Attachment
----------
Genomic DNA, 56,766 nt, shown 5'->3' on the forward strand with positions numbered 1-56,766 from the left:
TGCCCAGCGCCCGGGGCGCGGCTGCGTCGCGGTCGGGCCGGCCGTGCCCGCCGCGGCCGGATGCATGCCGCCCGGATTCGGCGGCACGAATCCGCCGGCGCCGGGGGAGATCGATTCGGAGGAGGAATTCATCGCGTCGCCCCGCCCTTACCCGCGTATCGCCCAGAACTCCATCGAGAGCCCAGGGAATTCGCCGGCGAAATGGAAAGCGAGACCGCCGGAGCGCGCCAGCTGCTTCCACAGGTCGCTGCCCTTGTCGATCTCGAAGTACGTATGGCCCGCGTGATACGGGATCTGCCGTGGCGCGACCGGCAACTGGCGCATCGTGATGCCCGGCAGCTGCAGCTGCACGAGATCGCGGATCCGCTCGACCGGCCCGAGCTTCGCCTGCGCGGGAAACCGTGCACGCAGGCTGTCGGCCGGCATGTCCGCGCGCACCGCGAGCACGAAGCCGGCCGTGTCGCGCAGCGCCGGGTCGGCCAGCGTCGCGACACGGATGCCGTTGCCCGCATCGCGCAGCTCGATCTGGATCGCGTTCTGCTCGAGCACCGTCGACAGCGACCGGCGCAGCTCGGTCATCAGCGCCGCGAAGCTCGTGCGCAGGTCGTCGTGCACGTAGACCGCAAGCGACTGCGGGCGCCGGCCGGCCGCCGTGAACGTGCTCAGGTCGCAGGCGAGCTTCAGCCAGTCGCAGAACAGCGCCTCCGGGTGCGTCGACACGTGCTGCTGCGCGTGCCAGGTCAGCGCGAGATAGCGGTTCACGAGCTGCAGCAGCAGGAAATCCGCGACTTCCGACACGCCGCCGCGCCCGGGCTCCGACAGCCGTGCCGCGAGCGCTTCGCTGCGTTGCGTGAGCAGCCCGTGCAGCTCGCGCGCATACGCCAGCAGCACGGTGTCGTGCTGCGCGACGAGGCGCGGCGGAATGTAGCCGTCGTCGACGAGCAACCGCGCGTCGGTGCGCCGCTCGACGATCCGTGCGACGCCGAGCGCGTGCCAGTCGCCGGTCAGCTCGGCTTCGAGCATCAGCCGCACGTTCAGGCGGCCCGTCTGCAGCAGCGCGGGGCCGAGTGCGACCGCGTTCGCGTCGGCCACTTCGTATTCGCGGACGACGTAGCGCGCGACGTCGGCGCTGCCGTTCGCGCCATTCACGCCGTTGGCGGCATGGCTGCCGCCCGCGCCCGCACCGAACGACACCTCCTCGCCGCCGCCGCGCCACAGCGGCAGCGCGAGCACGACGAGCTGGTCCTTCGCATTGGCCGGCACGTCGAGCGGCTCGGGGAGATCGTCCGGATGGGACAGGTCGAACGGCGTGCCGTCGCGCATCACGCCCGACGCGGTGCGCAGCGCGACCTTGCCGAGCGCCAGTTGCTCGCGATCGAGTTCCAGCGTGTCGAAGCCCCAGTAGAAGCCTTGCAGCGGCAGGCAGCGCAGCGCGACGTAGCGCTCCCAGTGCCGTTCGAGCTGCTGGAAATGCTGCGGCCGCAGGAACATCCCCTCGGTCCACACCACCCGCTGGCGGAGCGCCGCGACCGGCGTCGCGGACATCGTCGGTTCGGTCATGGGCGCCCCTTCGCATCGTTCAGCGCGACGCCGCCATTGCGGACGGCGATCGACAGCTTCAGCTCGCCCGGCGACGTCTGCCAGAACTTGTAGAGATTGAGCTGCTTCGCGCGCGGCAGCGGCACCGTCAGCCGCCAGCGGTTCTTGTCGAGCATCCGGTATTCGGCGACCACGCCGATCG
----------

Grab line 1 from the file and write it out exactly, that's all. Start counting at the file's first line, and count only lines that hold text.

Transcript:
Genomic DNA, 56,766 nt, shown 5'->3' on the forward strand with positions numbered 1-56,766 from the left: